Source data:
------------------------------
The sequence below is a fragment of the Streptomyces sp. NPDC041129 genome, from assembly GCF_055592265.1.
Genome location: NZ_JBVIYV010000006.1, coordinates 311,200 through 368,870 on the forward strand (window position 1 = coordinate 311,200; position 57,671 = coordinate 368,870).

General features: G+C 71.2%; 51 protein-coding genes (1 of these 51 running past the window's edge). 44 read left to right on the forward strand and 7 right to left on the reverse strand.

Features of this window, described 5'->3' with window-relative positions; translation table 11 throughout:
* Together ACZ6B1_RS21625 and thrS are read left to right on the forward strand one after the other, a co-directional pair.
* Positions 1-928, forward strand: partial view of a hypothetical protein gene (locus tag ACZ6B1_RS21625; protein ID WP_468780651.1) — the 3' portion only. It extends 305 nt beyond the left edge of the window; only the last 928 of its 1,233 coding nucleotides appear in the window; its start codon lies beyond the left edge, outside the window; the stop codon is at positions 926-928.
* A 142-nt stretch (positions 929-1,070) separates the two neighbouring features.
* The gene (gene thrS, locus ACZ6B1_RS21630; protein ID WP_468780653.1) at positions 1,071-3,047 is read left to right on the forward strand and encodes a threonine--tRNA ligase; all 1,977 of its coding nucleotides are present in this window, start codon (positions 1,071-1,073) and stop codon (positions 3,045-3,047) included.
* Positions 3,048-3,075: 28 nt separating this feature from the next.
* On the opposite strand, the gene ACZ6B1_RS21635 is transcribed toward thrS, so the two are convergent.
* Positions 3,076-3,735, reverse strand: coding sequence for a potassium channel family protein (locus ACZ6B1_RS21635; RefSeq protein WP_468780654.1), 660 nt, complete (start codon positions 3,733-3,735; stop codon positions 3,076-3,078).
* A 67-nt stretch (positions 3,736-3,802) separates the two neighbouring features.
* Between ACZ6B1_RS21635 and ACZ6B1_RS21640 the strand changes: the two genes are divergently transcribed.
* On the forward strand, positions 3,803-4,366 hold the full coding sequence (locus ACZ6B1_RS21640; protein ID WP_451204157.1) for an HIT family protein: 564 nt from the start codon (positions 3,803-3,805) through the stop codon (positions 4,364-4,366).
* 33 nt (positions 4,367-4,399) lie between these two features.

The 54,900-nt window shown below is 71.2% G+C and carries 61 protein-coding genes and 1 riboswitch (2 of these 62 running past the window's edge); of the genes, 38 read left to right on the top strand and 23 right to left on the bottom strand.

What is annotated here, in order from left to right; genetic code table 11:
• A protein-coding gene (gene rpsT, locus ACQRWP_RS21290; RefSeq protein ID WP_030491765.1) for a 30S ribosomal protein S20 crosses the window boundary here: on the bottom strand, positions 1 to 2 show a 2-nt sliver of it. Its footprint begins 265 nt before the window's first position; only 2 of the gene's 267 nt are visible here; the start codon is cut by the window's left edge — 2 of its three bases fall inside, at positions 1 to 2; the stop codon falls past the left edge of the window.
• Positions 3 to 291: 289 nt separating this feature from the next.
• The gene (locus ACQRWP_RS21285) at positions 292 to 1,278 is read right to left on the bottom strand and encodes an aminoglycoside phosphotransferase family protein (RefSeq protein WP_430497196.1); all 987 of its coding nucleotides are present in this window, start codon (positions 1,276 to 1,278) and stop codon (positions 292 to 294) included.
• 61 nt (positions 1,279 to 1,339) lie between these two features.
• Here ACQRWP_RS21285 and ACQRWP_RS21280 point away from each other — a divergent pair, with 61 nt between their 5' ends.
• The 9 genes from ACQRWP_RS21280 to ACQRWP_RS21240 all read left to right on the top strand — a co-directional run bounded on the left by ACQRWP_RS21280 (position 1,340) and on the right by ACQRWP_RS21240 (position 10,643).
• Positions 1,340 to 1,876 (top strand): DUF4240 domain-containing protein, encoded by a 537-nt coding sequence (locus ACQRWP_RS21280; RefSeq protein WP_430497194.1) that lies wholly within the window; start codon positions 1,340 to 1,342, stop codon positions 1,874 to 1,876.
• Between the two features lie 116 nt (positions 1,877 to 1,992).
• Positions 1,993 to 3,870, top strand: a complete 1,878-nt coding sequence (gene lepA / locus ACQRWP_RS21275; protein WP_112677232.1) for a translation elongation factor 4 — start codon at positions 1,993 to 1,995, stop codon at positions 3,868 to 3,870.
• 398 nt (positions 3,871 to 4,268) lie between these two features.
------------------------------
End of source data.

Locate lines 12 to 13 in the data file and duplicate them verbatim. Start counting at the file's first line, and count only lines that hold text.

* A 67-nt stretch (positions 3,736-3,802) separates the two neighbouring features.
* Between ACZ6B1_RS21635 and ACZ6B1_RS21640 the strand changes: the two genes are divergently transcribed.